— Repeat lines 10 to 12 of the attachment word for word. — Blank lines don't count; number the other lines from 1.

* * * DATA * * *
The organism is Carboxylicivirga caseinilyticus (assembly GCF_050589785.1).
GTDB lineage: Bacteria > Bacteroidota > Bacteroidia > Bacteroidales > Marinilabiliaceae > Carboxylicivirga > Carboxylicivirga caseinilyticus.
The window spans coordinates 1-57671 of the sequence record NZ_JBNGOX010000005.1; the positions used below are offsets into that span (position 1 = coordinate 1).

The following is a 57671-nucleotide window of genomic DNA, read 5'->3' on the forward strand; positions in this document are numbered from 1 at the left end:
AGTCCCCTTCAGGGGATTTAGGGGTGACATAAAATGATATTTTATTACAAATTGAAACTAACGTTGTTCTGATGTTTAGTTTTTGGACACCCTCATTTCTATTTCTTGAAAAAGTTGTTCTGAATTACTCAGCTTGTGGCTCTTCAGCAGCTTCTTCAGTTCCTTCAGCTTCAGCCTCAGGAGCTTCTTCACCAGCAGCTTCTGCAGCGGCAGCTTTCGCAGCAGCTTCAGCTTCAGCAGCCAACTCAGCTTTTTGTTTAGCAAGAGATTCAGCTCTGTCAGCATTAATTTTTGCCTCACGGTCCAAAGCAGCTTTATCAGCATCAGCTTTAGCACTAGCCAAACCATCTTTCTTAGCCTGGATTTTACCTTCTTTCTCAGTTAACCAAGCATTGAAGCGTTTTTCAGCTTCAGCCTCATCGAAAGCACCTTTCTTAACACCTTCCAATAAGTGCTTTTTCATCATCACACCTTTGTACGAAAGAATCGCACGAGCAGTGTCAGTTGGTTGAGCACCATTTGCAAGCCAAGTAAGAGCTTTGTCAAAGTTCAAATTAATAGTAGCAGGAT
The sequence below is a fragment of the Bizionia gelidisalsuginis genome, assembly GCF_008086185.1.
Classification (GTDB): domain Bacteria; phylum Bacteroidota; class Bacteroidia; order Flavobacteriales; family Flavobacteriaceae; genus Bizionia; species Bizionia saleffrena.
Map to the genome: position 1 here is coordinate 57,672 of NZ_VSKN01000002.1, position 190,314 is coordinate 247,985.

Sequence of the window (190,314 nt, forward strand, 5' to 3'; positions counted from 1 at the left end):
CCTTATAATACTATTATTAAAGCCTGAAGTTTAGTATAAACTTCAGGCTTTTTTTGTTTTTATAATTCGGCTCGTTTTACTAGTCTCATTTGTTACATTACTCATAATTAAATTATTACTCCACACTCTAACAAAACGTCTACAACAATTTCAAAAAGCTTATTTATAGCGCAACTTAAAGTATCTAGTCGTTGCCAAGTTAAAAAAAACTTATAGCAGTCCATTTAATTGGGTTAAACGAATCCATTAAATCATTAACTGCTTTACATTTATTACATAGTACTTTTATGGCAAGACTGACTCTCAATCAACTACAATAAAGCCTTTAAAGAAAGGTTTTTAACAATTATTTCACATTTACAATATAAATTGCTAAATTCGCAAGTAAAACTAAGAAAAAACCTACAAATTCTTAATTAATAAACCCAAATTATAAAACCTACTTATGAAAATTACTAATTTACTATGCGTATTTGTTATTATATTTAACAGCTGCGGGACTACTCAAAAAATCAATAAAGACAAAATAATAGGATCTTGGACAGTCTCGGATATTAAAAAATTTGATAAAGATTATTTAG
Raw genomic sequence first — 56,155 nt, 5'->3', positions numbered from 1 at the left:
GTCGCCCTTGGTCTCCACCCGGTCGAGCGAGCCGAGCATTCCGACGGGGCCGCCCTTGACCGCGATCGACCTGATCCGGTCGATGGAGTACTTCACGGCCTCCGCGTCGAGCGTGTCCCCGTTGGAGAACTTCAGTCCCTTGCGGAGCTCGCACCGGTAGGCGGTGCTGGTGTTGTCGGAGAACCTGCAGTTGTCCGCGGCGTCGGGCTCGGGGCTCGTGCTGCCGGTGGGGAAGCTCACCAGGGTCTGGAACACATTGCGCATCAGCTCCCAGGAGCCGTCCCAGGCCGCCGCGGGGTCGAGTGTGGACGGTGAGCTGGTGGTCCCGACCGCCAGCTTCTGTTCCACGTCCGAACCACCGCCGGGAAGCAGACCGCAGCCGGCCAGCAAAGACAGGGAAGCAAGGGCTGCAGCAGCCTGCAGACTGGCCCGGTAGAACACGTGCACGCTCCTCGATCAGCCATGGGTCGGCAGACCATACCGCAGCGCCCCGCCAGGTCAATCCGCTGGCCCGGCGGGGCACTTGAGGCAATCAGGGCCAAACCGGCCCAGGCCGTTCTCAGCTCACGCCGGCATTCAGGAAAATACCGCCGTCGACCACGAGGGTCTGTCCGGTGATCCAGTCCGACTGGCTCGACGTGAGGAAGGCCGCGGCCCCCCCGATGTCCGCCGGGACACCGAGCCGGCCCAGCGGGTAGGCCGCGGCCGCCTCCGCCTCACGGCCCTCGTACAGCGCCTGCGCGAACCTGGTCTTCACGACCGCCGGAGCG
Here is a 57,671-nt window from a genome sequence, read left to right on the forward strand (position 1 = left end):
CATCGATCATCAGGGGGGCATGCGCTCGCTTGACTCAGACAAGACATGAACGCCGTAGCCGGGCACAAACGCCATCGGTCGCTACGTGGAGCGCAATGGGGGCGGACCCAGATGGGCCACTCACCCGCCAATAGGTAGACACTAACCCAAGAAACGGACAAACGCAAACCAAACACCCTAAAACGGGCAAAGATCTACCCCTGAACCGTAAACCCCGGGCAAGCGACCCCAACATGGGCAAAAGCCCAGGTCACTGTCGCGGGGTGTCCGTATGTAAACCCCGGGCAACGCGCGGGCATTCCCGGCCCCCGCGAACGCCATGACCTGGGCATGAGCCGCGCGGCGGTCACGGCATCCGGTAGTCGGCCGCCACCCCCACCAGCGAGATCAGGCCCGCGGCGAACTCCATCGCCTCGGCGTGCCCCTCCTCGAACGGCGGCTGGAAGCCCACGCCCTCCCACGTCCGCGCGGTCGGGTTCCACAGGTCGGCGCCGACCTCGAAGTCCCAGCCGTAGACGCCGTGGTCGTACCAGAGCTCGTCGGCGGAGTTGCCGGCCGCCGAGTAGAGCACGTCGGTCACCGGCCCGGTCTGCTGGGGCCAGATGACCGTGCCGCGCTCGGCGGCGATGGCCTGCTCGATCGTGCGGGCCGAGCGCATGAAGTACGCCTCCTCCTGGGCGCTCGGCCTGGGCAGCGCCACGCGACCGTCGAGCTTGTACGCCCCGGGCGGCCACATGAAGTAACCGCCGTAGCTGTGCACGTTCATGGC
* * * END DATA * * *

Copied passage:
CCTTATAATACTATTATTAAAGCCTGAAGTTTAGTATAAACTTCAGGCTTTTTTTGTTTTTATAATTCGGCTCGTTTTACTAGTCTCATTTGTTACATTACTCATAATTAAATTATTACTCCACACTCTAACAAAACGTCTACAACAATTTCAAAAAGCTTATTTATAGCGCAACTTAAAGTATCTAGTCGTTGCCAAGTTAAAAAAAACTTATAGCAGTCCATTTAATTGGGTTAAACGAATCCATTAAATCATTAACTGCTTTACATTTATTACATAGTACTTTTATGGCAAGACTGACTCTCAATCAACTACAATAAAGCCTTTAAAGAAAGGTTTTTAACAATTATTTCACATTTACAATATAAATTGCTAAATTCGCAAGTAAAACTAAGAAAAAACCTACAAATTCTTAATTAATAAACCCAAATTATAAAACCTACTTATGAAAATTACTAATTTACTATGCGTATTTGTTATTATATTTAACAGCTGCGGGACTACTCAAAAAATCAATAAAGACAAAATAATAGGATCTTGGACAGTCTCGGATATTAAAAAATTTGATAAAGATTATTTAG
Raw genomic sequence first — 56,155 nt, 5'->3', positions numbered from 1 at the left:
GTCGCCCTTGGTCTCCACCCGGTCGAGCGAGCCGAGCATTCCGACGGGGCCGCCCTTGACCGCGATCGACCTGATCCGGTCGATGGAGTACTTCACGGCCTCCGCGTCGAGCGTGTCCCCGTTGGAGAACTTCAGTCCCTTGCGGAGCTCGCACCGGTAGGCGGTGCTGGTGTTGTCGGAGAACCTGCAGTTGTCCGCGGCGTCGGGCTCGGGGCTCGTGCTGCCGGTGGGGAAGCTCACCAGGGTCTGGAACACATTGCGCATCAGCTCCCAGGAGCCGTCCCAGGCCGCCGCGGGGTCGAGTGTGGACGGTGAGCTGGTGGTCCCGACCGCCAGCTTCTGTTCCACGTCCGAACCACCGCCGGGAAGCAGACCGCAGCCGGCCAGCAAAGACAGGGAAGCAAGGGCTGCAGCAGCCTGCAGACTGGCCCGGTAGAACACGTGCACGCTCCTCGATCAGCCATGGGTCGGCAGACCATACCGCAGCGCCCCGCCAGGTCAATCCGCTGGCCCGGCGGGGCACTTGAGGCAATCAGGGCCAAACCGGCCCAGGCCGTTCTCAGCTCACGCCGGCATTCAGGAAAATACCGCCGTCGACCACGAGGGTCTGTCCGGTGATCCAGTCCGACTGGCTCGACGTGAGGAAGGCCGCGGCCCCCCCGATGTCCGCCGGGACACCGAGCCGGCCCAGCGGGTAGGCCGCGGCCGCCTCCGCCTCACGGCCCTCGTACAGCGCCTGCGCGAACCTGGTCTTCACGACCGCCGGAGCG